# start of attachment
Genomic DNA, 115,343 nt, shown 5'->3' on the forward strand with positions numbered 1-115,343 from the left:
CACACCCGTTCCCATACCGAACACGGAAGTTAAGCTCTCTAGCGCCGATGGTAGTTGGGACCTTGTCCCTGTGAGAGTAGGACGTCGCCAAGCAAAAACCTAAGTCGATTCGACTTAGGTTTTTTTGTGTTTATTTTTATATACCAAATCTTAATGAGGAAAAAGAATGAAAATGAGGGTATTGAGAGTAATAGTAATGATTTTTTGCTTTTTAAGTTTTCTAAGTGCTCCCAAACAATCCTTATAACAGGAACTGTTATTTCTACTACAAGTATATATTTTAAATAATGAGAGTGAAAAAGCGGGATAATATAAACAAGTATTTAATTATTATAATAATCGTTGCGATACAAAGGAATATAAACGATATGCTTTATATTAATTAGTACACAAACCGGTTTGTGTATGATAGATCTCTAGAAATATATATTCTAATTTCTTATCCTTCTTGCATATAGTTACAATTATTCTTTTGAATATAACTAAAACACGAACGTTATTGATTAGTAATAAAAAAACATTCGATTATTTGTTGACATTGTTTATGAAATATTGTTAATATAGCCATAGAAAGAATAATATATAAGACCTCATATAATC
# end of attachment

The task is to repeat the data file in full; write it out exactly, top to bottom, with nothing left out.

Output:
Genomic DNA, 115,343 nt, shown 5'->3' on the forward strand with positions numbered 1-115,343 from the left:
CACACCCGTTCCCATACCGAACACGGAAGTTAAGCTCTCTAGCGCCGATGGTAGTTGGGACCTTGTCCCTGTGAGAGTAGGACGTCGCCAAGCAAAAACCTAAGTCGATTCGACTTAGGTTTTTTTGTGTTTATTTTTATATACCAAATCTTAATGAGGAAAAAGAATGAAAATGAGGGTATTGAGAGTAATAGTAATGATTTTTTGCTTTTTAAGTTTTCTAAGTGCTCCCAAACAATCCTTATAACAGGAACTGTTATTTCTACTACAAGTATATATTTTAAATAATGAGAGTGAAAAAGCGGGATAATATAAACAAGTATTTAATTATTATAATAATCGTTGCGATACAAAGGAATATAAACGATATGCTTTATATTAATTAGTACACAAACCGGTTTGTGTATGATAGATCTCTAGAAATATATATTCTAATTTCTTATCCTTCTTGCATATAGTTACAATTATTCTTTTGAATATAACTAAAACACGAACGTTATTGATTAGTAATAAAAAAACATTCGATTATTTGTTGACATTGTTTATGAAATATTGTTAATATAGCCATAGAAAGAATAATATATAAGACCTCATATAATC